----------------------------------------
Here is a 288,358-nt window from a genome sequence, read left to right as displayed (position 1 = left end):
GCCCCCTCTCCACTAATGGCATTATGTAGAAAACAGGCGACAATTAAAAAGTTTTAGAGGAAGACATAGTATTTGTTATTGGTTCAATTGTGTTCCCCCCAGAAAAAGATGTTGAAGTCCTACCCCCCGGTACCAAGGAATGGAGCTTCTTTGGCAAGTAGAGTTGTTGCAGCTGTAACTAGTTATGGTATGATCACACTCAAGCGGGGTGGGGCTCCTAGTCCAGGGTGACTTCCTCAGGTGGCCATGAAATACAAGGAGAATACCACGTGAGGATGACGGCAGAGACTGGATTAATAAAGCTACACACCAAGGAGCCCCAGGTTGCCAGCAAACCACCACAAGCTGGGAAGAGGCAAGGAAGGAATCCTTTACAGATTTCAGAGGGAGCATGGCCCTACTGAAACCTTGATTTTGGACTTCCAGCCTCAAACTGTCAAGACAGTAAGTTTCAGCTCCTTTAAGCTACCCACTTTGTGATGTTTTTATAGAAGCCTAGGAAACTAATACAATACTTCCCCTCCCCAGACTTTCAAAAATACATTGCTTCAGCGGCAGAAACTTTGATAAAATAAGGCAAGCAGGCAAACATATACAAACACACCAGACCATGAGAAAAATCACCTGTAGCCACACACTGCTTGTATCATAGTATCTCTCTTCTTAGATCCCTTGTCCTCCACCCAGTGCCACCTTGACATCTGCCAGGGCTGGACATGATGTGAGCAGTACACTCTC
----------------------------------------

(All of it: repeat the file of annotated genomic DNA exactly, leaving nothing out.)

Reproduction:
Here is a 288,358-nt window from a genome sequence, read left to right as displayed (position 1 = left end):
GCCCCCTCTCCACTAATGGCATTATGTAGAAAACAGGCGACAATTAAAAAGTTTTAGAGGAAGACATAGTATTTGTTATTGGTTCAATTGTGTTCCCCCCAGAAAAAGATGTTGAAGTCCTACCCCCCGGTACCAAGGAATGGAGCTTCTTTGGCAAGTAGAGTTGTTGCAGCTGTAACTAGTTATGGTATGATCACACTCAAGCGGGGTGGGGCTCCTAGTCCAGGGTGACTTCCTCAGGTGGCCATGAAATACAAGGAGAATACCACGTGAGGATGACGGCAGAGACTGGATTAATAAAGCTACACACCAAGGAGCCCCAGGTTGCCAGCAAACCACCACAAGCTGGGAAGAGGCAAGGAAGGAATCCTTTACAGATTTCAGAGGGAGCATGGCCCTACTGAAACCTTGATTTTGGACTTCCAGCCTCAAACTGTCAAGACAGTAAGTTTCAGCTCCTTTAAGCTACCCACTTTGTGATGTTTTTATAGAAGCCTAGGAAACTAATACAATACTTCCCCTCCCCAGACTTTCAAAAATACATTGCTTCAGCGGCAGAAACTTTGATAAAATAAGGCAAGCAGGCAAACATATACAAACACACCAGACCATGAGAAAAATCACCTGTAGCCACACACTGCTTGTATCATAGTATCTCTCTTCTTAGATCCCTTGTCCTCCACCCAGTGCCACCTTGACATCTGCCAGGGCTGGACATGATGTGAGCAGTACACTCTC